On my return journey, I was cruising along in Indiana, grooving to Alllman Bros. on the radio and chanting the lovingkindness chant. Had to giggle since I know most teachers would tell me playing the Allmans while chanting is a bad idea. And then I smiled from the inside out; for me something about that combo did everything I needed to keep me shifted into a good space instead of drifting into travel trauma mode.
Slowed down a bit by hours of rain, I slipped to the outer edges of Indianapolis minutes before rush hour (not the plan) and found myself shifting the chant to “Om Gum Ganapatayei Namaha” (chant to Ganesha, destroyer of obstacles). I’m not much of a scholar of these things but I’m pretty sure it wasn’t intended to remove traffic obstacles (!?!); regardless, I flew through with relative ease, still listening to oldies, smiling to myself again at my new rocking and chanting spiritual practice.
Even though the trips in both directions took longer than they should have I arrived with less fatigue and pain than usual. Amazing how much energy we pour into angst and how much our bodies react to tension. For much of my journey I’ve been too ill to catch those kinds of nuances so it was powerful to feel what a difference it made to keep holding my center.
In this case as I’ve deconstructed the issues/reasons behind all those hooks for travel trauma, they’ve all been traceable to me just picking up the habits of my parents (assuming that I’m not still missing some deep seated drama). I wove their phobias and furies together into my own version, but it added up to a whole chain of beliefs about travel and how I should react to every circumstance, including a vague dread from the get go. Because they were just habits, it was fairly easy to shift myself into a different place just by noticing my thinking and what triggered it and deciding that I didn’t want to choose that any more.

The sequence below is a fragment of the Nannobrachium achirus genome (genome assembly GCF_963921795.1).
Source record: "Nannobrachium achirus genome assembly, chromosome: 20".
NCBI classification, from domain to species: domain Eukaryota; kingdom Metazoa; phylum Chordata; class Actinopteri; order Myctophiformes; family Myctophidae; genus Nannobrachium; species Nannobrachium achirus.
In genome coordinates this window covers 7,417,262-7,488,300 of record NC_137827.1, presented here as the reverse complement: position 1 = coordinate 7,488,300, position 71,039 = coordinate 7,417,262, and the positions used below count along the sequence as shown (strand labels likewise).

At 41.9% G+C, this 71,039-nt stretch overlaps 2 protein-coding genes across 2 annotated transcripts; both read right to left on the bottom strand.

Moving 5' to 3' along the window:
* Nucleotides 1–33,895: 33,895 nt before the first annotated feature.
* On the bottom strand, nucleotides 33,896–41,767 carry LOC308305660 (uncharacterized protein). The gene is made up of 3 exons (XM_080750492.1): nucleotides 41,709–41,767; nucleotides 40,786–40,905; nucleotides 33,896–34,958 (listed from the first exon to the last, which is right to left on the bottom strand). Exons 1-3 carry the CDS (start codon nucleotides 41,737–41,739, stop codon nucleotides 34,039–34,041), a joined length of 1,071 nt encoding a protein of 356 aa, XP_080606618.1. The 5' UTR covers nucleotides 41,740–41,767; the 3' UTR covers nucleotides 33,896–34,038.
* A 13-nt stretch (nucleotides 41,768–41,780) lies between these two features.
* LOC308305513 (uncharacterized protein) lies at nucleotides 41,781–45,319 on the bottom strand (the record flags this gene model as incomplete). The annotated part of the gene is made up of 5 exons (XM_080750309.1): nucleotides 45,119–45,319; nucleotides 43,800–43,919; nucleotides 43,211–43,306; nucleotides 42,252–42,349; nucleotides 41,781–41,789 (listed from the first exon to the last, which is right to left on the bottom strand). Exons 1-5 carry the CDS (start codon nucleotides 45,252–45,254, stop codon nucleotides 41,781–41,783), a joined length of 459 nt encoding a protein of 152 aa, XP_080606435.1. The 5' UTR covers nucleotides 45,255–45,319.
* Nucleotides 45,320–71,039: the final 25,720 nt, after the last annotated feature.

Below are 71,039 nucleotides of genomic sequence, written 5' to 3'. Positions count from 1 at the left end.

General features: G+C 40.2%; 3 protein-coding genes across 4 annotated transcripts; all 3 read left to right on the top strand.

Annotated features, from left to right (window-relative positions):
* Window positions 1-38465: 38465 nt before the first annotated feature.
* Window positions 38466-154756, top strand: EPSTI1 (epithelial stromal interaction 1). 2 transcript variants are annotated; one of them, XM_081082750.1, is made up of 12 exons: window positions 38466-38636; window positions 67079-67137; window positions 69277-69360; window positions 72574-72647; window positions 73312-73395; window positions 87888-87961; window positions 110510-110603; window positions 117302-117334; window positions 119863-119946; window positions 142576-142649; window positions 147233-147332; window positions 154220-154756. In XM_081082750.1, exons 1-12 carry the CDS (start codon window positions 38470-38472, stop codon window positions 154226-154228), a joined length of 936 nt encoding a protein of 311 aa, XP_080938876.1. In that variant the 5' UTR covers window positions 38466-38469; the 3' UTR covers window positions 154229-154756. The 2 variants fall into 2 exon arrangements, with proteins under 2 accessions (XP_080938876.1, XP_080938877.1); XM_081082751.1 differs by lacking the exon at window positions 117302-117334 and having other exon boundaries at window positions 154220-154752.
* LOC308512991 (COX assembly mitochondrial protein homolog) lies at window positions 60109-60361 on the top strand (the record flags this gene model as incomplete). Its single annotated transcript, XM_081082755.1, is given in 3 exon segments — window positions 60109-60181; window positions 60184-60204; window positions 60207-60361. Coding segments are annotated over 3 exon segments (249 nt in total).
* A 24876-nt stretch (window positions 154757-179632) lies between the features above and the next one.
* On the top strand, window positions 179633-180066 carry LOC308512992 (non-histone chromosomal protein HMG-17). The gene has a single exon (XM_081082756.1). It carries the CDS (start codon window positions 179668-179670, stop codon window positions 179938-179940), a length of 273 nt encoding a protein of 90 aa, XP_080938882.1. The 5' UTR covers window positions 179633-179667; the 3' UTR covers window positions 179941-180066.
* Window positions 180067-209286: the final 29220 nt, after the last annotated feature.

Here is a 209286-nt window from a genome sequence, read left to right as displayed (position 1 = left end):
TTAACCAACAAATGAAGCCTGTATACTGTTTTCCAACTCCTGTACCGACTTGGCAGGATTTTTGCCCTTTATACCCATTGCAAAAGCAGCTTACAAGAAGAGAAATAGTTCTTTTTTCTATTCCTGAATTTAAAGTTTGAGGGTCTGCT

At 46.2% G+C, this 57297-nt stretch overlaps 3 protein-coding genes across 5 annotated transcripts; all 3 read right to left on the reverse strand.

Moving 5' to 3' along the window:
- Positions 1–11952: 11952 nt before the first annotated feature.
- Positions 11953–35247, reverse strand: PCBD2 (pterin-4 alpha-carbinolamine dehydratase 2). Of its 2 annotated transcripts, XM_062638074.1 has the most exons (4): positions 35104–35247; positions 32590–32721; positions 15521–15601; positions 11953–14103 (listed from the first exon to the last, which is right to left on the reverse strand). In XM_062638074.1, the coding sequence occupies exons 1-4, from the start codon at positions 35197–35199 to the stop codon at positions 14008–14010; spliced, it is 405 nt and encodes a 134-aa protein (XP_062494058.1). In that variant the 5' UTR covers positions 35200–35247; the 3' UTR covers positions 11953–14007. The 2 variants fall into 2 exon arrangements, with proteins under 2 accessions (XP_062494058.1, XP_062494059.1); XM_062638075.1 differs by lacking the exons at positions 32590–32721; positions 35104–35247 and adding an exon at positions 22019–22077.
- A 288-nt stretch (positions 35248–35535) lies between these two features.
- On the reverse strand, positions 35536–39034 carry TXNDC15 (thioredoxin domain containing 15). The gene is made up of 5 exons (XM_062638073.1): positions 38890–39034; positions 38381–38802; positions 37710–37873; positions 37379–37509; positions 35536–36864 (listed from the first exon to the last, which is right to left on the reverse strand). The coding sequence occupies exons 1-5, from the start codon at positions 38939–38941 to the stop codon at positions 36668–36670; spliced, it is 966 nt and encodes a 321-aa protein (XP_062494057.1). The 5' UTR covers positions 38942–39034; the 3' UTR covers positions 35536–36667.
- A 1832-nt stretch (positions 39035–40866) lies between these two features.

A lot of teachings make it sound like it should always be that easy. I’ve found that when you’re dealing with issues that are deeply embedded in your childhood and/or being, it often takes quite a bit more than just noticing to both find them and to shift them. I encourage you if you are looking at your beliefs and examining the origins to be kind to yourself if it takes time or seems difficult because not every step of the journey is as easy as some would say. Every step is worth the effort though. When you reach the point where the places with hooks jump into your notice because you’re otherwise serene, life is good.